Eucheuma cottonii has a high amount of PUFAs especially omega-3 fatty acids (high levels of EPA) which is beneficial to health, thereby making it a healthy low-fat food, rich in omega-3 fatty acids. Omega-3 fatty acids help prevent the growth of atherosclerotic plaque and affect blood clotting, blood pressure and improve immune functions (Stone 1997). High dietary omega-6 PUFA decreases LDL cholesterol but may also decrease HDL cholesterol, which adversely affects heart disease risk (Dietschy 1998; Sánchez-Machado et al. 2004). WHO currently recommends that the ω6/ω3 ratio should not exceed 10 in the diet. These seaweeds have a low ω6/ω3 ratio (0.10 for E. cottonii and 1.06 for C. lentillifera) and may be of use for reducing the ω6/ω3 ratio. Dietary omega-3 PUFA can reduce heart disease risks, decrease low density lipoprotein (LDL) cholesterol but do not lower high density lipoprotein (HDL) cholesterol (Stone 1997). Although seaweeds are low in total lipids, their PUFAs content can be as high as those of terrestrial vegetables (Darcy-Vrillon 1993). The presence of these essential fatty acids in seaweeds allows future development in the search for new source of specific PUFA for nutrition and medicinal use. The differences in fatty acid composition between the species taxonomically and environmentally related (Herbreteau et al. 1997).

Amino acid analysis of E. cottonii, C. lentillifera and S. polycystum (Table 3) found 16 amino acids with reasonably resolved separations. The seaweeds contain all the essential amino acids in different proportions, except for tryptophan, which was destroyed during hydrolysis. Total amino acid content was highest in C. lentillifera followed by S. polycystum and E. cottonii. However, the essential amino acids in E. cottonii (60.59%) and S. polycystum (61.66%) were higher than in C. lentillifera (48.19%). The highest essential amino acid was phenylalanine in all the 3 species.
Table 3

Amino acid content of E. cottonii, C. lentillifera and S. polycystum

Amino acid

No. (mg g−1 reference protein)

Seaweed (mg g−1 dry weight)

E. cottonii

C. lentillifera

S. polycystum

Aspartic acid (Asp)

 

2.65 ± 0.15

8.33 ± 0.11

4.47 ± 0.87

Glutamic acid (Glu)

 

5.17 ± 0.13

13.47 ± 0.23

8.08 ± 1.08

Serine (Ser)

 

1.92 ± 0.04

5.49 ± 0.20

2.58 ± 0.16

Glycine (Gly)

 

2.27 ± 0.32

5.14 ± 0.03

3.19 ± 0.35

Histidine (His)

 

0.25 ± 0.10

1.44 ± 0.13

0.26 ± 0.11

Arginine (Arg)

 

2.60 ± 0.14

5.71 ± 0.22

2.88 ± 0.17

Threonine (Thr)

34

@2.09 ± 0.01

5.84 ± 0.22

2.60 ± 0.16

Alanine (Ala)

 

3.14 ± 0.11

6.88 ± 0.19

4.25 ± 0.15

Proline (Pro)

 

2.02 ± 0.09

4.29 ± 0.11

2.55 ± 0.14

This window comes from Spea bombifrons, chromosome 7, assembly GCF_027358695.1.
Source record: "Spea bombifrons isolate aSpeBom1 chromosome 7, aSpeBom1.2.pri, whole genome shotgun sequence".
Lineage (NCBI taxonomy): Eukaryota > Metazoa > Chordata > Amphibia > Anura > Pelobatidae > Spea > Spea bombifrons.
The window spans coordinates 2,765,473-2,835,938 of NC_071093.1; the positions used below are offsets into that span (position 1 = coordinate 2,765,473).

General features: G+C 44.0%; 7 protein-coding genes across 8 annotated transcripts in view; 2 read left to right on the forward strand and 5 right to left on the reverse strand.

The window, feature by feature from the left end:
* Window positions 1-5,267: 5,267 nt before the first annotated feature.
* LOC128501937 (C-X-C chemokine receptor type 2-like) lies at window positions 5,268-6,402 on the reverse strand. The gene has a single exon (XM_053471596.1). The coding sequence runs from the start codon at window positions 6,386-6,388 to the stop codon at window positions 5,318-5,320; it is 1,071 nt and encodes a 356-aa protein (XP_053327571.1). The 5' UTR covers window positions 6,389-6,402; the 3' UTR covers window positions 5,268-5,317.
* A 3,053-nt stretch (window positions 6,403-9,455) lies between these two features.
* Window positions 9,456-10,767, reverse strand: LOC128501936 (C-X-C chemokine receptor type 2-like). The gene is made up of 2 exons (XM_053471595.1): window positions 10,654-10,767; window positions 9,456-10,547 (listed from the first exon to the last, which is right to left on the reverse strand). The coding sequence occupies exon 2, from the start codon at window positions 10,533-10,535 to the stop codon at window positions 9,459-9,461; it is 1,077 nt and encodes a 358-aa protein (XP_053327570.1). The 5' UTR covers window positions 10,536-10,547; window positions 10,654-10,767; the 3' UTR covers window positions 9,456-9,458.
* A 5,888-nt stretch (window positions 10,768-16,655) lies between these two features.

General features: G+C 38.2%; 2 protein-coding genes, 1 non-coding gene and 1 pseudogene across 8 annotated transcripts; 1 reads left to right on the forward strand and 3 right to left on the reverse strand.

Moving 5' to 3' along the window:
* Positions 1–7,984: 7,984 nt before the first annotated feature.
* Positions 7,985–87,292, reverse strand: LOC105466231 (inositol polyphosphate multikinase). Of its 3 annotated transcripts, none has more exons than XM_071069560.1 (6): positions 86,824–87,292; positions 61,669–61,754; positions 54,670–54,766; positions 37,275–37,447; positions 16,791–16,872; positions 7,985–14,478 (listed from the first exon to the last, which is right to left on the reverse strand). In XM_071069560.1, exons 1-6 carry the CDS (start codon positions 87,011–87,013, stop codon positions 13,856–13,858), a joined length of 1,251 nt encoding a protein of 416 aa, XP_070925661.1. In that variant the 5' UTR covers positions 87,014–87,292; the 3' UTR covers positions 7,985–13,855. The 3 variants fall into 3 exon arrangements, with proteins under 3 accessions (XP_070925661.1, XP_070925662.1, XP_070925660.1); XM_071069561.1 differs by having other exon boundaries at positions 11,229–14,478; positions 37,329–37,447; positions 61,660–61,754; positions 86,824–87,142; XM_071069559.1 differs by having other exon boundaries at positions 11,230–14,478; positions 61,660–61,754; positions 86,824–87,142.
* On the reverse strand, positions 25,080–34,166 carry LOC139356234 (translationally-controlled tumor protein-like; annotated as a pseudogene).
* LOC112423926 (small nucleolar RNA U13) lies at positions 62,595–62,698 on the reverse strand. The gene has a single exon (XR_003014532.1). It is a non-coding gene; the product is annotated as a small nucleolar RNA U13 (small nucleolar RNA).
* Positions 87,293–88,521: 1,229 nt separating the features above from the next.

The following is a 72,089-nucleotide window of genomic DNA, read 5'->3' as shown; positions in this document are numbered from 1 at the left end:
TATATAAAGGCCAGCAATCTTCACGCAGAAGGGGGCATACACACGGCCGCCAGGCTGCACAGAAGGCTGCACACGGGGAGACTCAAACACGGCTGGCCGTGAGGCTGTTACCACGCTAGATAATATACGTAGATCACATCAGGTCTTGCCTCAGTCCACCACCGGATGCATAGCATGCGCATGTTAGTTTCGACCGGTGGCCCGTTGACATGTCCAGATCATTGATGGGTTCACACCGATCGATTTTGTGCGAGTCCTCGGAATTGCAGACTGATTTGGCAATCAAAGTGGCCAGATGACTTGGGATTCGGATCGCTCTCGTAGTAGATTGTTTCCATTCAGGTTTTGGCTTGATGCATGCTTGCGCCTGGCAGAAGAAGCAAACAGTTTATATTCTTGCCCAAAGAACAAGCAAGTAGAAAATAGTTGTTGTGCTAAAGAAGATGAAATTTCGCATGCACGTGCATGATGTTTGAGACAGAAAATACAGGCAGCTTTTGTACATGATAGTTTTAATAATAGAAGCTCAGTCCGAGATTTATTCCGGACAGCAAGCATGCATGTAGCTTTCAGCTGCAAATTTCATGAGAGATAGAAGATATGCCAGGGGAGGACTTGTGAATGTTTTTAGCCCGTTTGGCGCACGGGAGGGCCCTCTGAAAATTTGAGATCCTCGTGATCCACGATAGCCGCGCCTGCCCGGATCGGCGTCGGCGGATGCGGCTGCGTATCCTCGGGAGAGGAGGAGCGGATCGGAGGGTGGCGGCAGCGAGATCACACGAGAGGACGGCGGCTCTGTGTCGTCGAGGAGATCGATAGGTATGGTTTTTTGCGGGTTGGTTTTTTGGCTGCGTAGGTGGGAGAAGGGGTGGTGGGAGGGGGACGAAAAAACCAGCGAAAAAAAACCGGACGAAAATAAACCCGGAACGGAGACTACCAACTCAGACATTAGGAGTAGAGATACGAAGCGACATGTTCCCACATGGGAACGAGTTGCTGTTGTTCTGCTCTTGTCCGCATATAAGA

Thyrosine (Tyr)

 

1.01 ± 0.12

3.33 ± 0.08

1.26 ± 0.06

Valine (Val)

35

@2.61 ± 0.07

6.18 ± 0.02

3.13 ± 0.14

Methionine (Met)

25

@0.83 ± 0.17

@1.58 ± 0.08

@1.25 ± 0.04

Isoleucine (Ile)

28

@2.41 ± 0.04

5.06 ± 0.12

2.94 ± 0.16

Leucine (Leu)

66

@3.37 ± 0.06

7.79 ± 0.19

4.67 ± 0.25

Phenylalanine (Phe)

63

19.07 ± 2.48

19.95 ± 1.41

30.42 ± 4.43

Lysine (Lys)

58

@1.45 ± 0.48

@1.22 ± 0.05

@2.11 ± 0.77

Chemical score (%)

 

25.6

20.2

67.4

Most limiting amino acid

 

lysine

lysine

lysine

Total amount

 

52.86 ± 3.37c

101.63 ± 2.92a

76.38 ± 2.31b

Essential amino acid (EAA)

 

32.07 ± 3.13b

48.98 ± 2.19a

47.13 ± 4.12a

EAA (%)

 

60.59 ± 1.36a

48.19 ± 0.77b

61.66 ± 4.73a

Protein (%)

 

9.76 ± 1.33a

10.41 ± 0.26a

5.40 ± 0.07b

Values are expressed as mean±standard deviation, n = 3

Values in the same row with different superscripts letters are significantly different (p < 0.05) \({\text{Chemical}}\;{\text{score}}\;\left( \% \right) = \frac{{\left( {{\text{mg}}\;{\text{limiting}}\;{\text{amino}}\;{\text{acid}}\;{\text{per}}\;{\text{g}}\;{\text{of}}\;{\text{test}}\;{\text{protein}}\; \times \;100} \right)}}{{\left( {{\text{mg}}\;{\text{limiting}}\;{\text{amino}}\;{\text{acid}}\;{\text{per}}\;{\text{g}}\;{\text{of}}\;{\text{reference}}\;{\text{protein}}} \right)}}\)

(No. based on FAO/WHO/UNU amino acid requirement pattern)

@limiting amino acids

The most limiting amino acid was lysine followed by methionine. Although the protein contents of the seaweeds are quite significant (5–10% DW) the protein chemical scores are relatively low at 20–67%, which is not unusual for plant proteins. Sargassum polycystum which had the lowest protein content (5.4% DW) had the highest chemical score of 67.4% which was better than casein (58%), oats (57%), rice (56%), soybeans (47%), wheat (43%) or peanuts (55%), but was slightly less than beef (69%) (Brody 1999). Generally, all three seaweeds had similar non-essential amino acid profiles. The high levels of aspartic and glutamine acid are responsible for the special flavor and taste of seaweeds (Mabeau et al. 1992). The total amount of amino acid of the green seaweed was significantly higher than the red and brown seaweeds, in contrast to the report by Wong and Cheung (2000) on subtropical red and green seaweeds. The levels of essential amino acids of all the three seaweeds were comparable to those of the FAO/WHO/UNU (1985) and FAO/WHO (1991) requirement pattern.

Acknowledgments

The authors thank Borneo Marine Research Institute at Universiti Malaysia Sabah, and Sabah Fisheries Department for supplying the seaweeds; Noorlilie Angkono and Mohd Azizani Rosli for assistance in mineral and trace element analysis. This study was funded by the Ministry of Science, Technology and Innovation of Malaysia.

Copyright information

© Springer Science+Business Media B.V. 2008